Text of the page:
Ode to my Walking Stick

Published in Poetry Scotland 7 May 2020

Ode to my Walking stick

(Apologies to Keats)

Thou silent steel against my bedside table

Thou foster child of strength and resilience

Senior historian who canst thus express

An edgy tale more sweetly than our alliance

What shine doth your shape reveal tall, silver

As I lean on you to reach laden table, my dinner

Forever warm and a friend to have and hold

Always ready to the loo or anywhere for a stroll

You match the greying hair and wrinkles fair

To you I owe my walks up and down the stairs

Mock ye not ye young ‘uns, healthy and so brave

Your day will come, I promise so be prepared

When old age shall this generation waste,

    Thou shalt remain, in midst of other woe

    Than ours, a friend to man, to whom thou say’st,

   “Stick  is truth, truth stick,—that is all

    Ye know on earth, and all ye need to know.”

Let me explain. A few weeks ago I was cleaning the kitchen cupboards, fell down and did some damage to my left knee. The hour long walks we enjoyed in the woods behind our house came to an abrupt stop for me. Life revolved around the house, hobbling painfully with the aid of a stick, hence the poem.

Three weeks on, the pain has subsided considerably but not enough to warrant a walk outside my garden, so the patio’s every slab and the wee beasties hiding in them are all too familiar now. Thank God for the garden! It gifts me new blooms every day and makes my day a little bit better. Hope you’re all enjoying the warm weather.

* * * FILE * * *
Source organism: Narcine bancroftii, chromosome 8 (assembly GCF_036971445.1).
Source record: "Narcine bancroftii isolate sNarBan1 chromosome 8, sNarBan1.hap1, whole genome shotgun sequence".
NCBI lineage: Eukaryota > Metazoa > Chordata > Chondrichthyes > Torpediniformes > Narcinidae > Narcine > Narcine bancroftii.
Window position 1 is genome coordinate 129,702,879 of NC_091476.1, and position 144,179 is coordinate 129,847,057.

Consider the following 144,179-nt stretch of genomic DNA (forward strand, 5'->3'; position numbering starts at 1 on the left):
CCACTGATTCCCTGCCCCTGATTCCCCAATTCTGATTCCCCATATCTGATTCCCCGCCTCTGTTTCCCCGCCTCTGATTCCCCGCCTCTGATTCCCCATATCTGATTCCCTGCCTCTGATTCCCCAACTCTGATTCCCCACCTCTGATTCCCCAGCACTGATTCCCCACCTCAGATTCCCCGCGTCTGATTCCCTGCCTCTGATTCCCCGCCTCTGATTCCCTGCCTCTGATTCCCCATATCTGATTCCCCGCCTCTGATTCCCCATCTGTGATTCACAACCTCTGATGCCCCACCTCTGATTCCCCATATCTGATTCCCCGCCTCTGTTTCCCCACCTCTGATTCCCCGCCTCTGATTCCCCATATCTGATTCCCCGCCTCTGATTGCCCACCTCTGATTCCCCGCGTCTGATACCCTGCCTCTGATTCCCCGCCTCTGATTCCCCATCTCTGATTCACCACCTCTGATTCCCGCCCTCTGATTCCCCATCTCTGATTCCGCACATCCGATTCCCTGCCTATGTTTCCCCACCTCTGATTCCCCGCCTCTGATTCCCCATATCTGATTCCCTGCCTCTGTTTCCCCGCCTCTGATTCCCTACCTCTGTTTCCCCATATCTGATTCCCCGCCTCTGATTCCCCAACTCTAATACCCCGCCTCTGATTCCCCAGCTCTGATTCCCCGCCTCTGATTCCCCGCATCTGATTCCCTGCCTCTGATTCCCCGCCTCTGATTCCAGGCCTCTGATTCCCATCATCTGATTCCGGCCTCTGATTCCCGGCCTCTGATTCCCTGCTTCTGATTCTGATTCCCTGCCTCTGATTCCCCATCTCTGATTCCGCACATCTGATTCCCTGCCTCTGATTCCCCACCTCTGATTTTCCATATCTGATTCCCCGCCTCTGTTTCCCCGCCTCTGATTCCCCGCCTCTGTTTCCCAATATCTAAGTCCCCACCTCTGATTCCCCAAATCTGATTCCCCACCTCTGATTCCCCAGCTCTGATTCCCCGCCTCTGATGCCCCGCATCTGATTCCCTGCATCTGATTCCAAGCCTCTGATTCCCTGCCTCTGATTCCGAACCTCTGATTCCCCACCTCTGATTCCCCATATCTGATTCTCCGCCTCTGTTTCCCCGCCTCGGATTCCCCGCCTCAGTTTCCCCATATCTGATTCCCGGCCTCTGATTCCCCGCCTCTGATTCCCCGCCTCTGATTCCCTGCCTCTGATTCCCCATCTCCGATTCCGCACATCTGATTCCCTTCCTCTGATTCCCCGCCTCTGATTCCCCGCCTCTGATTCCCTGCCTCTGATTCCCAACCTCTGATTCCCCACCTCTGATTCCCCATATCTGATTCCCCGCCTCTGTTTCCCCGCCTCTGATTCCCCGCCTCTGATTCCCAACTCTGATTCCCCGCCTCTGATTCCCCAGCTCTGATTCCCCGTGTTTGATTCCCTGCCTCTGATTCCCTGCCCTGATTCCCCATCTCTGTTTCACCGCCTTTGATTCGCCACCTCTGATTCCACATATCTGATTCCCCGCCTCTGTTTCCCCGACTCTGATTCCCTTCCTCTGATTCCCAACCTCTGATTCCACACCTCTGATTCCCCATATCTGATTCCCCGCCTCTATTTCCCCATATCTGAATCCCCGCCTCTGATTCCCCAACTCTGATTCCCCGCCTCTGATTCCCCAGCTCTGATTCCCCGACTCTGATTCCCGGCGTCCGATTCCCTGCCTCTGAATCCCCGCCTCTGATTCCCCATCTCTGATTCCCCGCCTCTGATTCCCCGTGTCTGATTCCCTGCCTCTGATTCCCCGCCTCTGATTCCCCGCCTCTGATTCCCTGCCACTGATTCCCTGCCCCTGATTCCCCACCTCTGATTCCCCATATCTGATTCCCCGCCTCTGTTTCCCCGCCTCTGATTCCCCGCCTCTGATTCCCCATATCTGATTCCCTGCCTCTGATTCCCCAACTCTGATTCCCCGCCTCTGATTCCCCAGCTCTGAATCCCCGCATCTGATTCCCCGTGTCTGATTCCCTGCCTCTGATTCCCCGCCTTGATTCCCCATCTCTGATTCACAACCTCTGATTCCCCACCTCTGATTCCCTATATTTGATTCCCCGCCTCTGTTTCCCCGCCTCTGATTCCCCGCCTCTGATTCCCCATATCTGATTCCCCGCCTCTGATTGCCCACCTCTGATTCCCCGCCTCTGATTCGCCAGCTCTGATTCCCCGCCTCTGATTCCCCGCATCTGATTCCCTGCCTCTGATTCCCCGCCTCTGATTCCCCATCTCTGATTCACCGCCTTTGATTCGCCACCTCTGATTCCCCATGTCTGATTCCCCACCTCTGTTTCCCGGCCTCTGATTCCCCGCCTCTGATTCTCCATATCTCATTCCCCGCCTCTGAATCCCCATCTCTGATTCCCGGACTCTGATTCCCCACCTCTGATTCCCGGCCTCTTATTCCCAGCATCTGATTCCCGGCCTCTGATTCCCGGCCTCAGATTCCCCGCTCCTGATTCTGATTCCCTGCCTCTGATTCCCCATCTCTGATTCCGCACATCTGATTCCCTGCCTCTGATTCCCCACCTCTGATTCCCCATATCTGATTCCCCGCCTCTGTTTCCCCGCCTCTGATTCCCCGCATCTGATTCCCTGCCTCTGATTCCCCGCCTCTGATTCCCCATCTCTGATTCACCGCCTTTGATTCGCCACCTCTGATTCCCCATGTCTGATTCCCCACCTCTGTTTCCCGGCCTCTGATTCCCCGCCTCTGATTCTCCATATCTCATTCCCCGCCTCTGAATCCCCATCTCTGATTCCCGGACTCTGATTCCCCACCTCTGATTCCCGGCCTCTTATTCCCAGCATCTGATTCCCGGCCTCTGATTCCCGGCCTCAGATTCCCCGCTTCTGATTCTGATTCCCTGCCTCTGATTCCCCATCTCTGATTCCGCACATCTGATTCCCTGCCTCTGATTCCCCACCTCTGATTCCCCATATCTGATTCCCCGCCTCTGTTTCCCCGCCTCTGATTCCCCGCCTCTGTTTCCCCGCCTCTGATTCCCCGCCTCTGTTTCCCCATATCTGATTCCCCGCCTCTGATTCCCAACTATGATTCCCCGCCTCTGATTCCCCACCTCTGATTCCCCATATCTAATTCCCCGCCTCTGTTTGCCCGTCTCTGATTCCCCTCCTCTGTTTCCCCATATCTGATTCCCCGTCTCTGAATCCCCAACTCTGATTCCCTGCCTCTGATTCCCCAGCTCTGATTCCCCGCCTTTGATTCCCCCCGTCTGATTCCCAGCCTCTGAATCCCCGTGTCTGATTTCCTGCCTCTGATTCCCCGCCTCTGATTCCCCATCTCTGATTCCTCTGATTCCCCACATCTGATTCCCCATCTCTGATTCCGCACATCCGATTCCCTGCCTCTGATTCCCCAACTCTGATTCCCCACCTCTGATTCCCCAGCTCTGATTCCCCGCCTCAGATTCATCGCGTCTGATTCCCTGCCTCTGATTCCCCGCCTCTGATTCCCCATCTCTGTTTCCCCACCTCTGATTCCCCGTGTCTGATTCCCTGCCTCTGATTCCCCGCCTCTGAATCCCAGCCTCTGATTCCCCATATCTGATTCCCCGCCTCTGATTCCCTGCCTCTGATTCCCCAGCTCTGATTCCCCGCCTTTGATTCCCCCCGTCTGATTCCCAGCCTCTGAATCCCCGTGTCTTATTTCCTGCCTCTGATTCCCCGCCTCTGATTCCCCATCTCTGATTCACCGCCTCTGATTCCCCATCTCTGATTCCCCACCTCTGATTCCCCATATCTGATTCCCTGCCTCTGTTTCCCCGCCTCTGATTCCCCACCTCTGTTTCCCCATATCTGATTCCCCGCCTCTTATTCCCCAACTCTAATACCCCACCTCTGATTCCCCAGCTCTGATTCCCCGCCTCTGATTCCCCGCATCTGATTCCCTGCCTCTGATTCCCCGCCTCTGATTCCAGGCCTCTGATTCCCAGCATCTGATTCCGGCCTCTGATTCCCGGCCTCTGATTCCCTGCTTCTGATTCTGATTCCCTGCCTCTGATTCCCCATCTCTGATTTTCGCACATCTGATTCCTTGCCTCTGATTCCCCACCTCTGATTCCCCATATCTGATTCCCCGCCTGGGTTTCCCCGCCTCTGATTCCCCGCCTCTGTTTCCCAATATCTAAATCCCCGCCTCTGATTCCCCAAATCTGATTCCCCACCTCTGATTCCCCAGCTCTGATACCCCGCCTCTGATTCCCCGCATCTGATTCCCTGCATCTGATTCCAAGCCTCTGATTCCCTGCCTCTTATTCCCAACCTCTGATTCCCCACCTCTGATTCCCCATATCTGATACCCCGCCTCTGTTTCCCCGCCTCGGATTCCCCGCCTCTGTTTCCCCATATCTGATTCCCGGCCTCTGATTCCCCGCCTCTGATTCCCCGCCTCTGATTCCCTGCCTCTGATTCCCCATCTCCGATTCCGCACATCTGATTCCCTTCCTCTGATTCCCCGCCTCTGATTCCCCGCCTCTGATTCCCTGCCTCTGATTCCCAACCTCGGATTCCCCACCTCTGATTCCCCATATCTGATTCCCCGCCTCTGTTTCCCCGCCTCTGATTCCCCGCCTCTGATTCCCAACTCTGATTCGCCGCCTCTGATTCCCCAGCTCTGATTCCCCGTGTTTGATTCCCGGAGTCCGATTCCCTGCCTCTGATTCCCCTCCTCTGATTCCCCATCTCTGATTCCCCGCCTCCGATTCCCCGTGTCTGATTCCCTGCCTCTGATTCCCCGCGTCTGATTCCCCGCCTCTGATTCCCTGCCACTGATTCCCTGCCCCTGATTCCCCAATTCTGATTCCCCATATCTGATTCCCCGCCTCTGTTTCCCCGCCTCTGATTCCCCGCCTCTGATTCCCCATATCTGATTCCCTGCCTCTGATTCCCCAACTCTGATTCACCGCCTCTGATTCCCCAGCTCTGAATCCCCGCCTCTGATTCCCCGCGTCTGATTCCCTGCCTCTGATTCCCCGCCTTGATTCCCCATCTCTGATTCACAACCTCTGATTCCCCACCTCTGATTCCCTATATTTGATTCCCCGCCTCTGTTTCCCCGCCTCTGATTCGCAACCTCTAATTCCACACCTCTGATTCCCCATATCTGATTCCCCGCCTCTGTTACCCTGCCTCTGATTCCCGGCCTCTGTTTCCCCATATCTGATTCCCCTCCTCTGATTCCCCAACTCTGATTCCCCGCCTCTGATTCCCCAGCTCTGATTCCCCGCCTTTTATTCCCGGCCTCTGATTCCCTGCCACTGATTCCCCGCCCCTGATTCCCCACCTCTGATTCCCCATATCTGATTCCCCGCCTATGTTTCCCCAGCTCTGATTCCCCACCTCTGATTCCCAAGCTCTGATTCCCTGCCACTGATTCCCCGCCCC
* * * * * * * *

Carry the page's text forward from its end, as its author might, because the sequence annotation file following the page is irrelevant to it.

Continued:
Are you writing? Zooming new classes on your computer? Filling your day binge watching? Cleaning the house till it sparkles or baking umpteen banana bread or sour dough loaves? Cuddling your near and dear, playing board games? Talking about board games did you know this?

Chess

The legacy of the Guptas lives on.
An ancient game given to the world
Ashtapada, the eight squared board
Mentioned in the epic Mahabharata
Of chess men infantry, cavalry, chariotry
Elephantry the game of war and strategy
Perused by Arabs taken by the Buddhists
To the Silk Road, Chaturanga made inroads
To Europe over centuries the game played on
Stone changed to boards now on computers
A game of skill checkmated and stalemated
Imprinted into the history of mankind.

I started with a poem, so I’ll end with one. Stay safe and keep writing!

Leave a Reply

Fill in your details below or click an icon to log in:

WordPress.com Logo

You are commenting using your WordPress.com account. Log Out /  Change )

Twitter picture

You are commenting using your Twitter account. Log Out /  Change )

Facebook photo

You are commenting using your Facebook account. Log Out /  Change )

Connecting to %s